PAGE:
More money headed to Washington in $1 trillion Congressional package; more yet to come?

There’s a lot more money coming to our state if, as expected, the $1 trillion bipartisan infrastructure bill passed by the Senate receives full Congressional approval. Nothing is done until it’s all done, of course, and stumbling blocks remain.

The Seattle Times breaks down the $1 trillion bill’s impact in Washington.

The $1 trillion infrastructure bill passed by the Senate Tuesday would funnel billions of dollars of federal cash to Washington state…

Both of Washington’s Democratic senators — Maria Cantwell and Patty Murray — are committee chairs, and helped craft the package. The funding includes some high priority Northwest items, including salmon restoration, forest thinning, prescribed burns and monitoring and cleaning up the toxic legacy of firefighting chemicals that have contaminated drinking water.

Washington and Oregon, through a new fund, also could seek money to help replace the Interstate 5 bridge spanning the Columbia River.

And more. But,

The bill’s fate depends on Democratic support in the House. Another Washington legislator, Rep. Pramila Jayapal, D-Seattle, is chair of the Congressional Progressive Caucus, a group of 96 House and Senate members, most of which have indicated they will not vote for the bill unless the Senate approves an even larger $3.5 trillion spending bill. That bill includes spending to combat climate change and poverty and is proposed through a budget reconciliation process, which can be passed by a simple majority of senators without the threat of a Republican filibuster.

“Our caucus is clear: the bipartisan bill will only be passed if a package of social, human and climate infrastructure — reflecting long-standing Democratic priorities — is passed simultaneously through the budget reconciliation process,” Jayapal said in a statement Tuesday.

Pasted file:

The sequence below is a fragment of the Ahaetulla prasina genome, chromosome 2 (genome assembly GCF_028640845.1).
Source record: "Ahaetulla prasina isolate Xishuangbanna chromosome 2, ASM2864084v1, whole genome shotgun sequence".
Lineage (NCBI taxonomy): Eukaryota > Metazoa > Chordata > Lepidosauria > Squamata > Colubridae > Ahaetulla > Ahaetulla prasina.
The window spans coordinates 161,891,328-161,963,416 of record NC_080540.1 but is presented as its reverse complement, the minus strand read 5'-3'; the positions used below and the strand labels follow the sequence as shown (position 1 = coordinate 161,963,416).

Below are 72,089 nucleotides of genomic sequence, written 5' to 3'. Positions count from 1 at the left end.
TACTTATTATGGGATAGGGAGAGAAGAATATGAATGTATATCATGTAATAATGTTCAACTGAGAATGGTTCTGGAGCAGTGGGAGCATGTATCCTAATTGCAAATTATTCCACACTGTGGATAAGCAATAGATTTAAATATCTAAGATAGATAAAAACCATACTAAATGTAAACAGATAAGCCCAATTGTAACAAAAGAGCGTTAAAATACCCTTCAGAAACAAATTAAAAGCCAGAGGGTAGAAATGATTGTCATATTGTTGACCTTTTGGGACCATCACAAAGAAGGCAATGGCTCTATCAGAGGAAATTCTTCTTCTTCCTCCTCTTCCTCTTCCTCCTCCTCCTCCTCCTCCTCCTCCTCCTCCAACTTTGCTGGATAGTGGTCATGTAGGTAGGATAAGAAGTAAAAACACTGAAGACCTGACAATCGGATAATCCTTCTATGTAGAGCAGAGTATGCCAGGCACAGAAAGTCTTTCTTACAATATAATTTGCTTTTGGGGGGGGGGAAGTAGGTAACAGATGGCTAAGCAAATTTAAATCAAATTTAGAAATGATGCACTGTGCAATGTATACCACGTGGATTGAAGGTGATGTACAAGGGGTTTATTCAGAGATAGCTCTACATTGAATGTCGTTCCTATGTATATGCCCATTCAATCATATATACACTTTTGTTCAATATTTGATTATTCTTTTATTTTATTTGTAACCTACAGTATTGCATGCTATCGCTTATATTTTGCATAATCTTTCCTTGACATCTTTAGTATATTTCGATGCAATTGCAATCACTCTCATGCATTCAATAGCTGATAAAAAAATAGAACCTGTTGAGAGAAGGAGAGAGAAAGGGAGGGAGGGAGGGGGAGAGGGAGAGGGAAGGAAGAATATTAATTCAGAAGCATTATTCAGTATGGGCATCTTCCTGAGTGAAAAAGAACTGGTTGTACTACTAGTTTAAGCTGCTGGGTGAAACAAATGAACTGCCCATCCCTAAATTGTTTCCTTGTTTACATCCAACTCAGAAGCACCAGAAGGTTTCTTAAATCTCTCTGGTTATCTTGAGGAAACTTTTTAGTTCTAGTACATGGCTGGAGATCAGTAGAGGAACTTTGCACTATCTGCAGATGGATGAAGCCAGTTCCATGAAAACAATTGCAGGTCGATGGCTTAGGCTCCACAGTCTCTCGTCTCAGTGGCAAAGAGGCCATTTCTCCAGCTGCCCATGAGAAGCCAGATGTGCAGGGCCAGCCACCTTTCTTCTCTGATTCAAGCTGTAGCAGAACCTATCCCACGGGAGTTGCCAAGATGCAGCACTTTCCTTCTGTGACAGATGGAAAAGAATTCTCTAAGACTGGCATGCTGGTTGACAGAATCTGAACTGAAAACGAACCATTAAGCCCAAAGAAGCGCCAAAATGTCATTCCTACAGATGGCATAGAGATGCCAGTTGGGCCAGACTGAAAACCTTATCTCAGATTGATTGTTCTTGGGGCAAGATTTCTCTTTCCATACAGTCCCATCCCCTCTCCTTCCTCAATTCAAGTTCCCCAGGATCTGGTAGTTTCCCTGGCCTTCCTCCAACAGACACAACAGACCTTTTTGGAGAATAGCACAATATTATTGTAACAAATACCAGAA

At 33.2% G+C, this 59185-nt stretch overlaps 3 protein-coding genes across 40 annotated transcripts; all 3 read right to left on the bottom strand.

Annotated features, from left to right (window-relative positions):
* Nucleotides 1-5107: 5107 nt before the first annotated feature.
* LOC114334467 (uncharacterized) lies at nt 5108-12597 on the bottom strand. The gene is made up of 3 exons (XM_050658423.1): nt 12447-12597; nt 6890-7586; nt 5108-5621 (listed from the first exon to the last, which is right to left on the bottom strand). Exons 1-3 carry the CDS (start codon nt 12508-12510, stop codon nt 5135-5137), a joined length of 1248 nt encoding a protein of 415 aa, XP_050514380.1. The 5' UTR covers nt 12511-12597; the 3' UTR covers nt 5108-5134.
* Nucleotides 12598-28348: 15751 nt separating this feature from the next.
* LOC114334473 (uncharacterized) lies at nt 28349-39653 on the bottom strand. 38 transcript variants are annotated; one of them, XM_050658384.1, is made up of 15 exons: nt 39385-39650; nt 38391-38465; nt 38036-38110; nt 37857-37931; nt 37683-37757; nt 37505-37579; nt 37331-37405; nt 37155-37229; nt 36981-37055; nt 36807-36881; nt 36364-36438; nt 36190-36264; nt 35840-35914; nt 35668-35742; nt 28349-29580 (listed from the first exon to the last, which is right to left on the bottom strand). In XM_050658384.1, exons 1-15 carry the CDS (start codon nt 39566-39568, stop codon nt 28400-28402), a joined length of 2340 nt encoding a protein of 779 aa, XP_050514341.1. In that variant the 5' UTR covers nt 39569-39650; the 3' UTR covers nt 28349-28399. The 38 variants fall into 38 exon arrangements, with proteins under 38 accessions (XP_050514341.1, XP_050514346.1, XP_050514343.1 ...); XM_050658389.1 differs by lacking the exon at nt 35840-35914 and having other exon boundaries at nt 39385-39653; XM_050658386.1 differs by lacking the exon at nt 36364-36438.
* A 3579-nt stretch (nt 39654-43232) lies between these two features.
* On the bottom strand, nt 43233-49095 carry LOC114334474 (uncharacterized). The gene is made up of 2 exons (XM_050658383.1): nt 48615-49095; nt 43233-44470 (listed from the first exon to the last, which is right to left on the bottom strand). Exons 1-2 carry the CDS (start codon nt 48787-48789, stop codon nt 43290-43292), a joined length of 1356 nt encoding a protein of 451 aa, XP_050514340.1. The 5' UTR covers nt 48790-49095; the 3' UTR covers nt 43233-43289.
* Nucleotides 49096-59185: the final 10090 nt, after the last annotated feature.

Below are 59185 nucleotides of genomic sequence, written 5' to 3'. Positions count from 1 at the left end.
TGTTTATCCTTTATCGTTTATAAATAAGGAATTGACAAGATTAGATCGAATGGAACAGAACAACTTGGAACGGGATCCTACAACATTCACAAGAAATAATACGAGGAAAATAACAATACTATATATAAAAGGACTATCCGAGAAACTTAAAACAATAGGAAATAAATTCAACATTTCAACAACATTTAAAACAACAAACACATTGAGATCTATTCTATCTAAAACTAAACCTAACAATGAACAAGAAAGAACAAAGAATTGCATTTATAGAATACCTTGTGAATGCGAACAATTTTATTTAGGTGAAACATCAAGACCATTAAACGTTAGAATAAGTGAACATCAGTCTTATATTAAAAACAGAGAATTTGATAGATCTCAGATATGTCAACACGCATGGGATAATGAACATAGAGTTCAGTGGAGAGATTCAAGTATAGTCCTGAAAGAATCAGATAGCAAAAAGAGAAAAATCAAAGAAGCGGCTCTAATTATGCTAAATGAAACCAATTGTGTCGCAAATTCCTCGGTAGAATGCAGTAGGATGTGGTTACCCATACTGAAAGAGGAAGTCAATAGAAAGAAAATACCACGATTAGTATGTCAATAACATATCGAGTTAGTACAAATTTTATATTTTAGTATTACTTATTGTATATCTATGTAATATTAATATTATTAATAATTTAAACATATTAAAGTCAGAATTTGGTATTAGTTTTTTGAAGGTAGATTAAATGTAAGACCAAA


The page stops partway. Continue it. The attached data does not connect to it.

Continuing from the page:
The Senate yesterday did pass that $3.5 trillion package.

Democrats pushed a $3.5 trillion framework for bolstering family services, health, and environment programs through the Senate early Wednesday, advancing President Joe Biden’s expansive vision for reshaping federal priorities just hours after handing him a companion triumph on a hefty infrastructure package.

Lawmakers approved Democrats’ budget resolution on a party-line 50-49 vote, a crucial step for a president and party set on training the government’s fiscal might on assisting families, creating jobs and fighting climate change. Higher taxes on the wealthy and corporations would pay for much of it. Passage came despite an avalanche of Republican amendments intended to make their rivals pay a price in next year’s elections for control of Congress.

House leaders announced their chamber will return from summer recess in two weeks to vote on the fiscal blueprint, which contemplates disbursing the $3.5 trillion over the next decade. Final congressional approval, which seems certain, would protect a subsequent bill actually enacting the outline’s detailed spending and tax changes from a Republican filibuster in the 50-50 Senate, delays that would otherwise kill it.

Still, not done yet, but much closer than it looked just days ago. 

As a reminder of how much money is pouring into our state, we point to this July 30 calculation from the Washington Research Council.

I’ve updated our table of federal COVID relief that has been allocated for Washington’s governments, businesses, and individuals. The relief now totals $93.6 billion. Of that, $67.3 billion has gone or will go to businesses and individuals and $26.3 billion is flowing through our state and local governments.

A lot of money.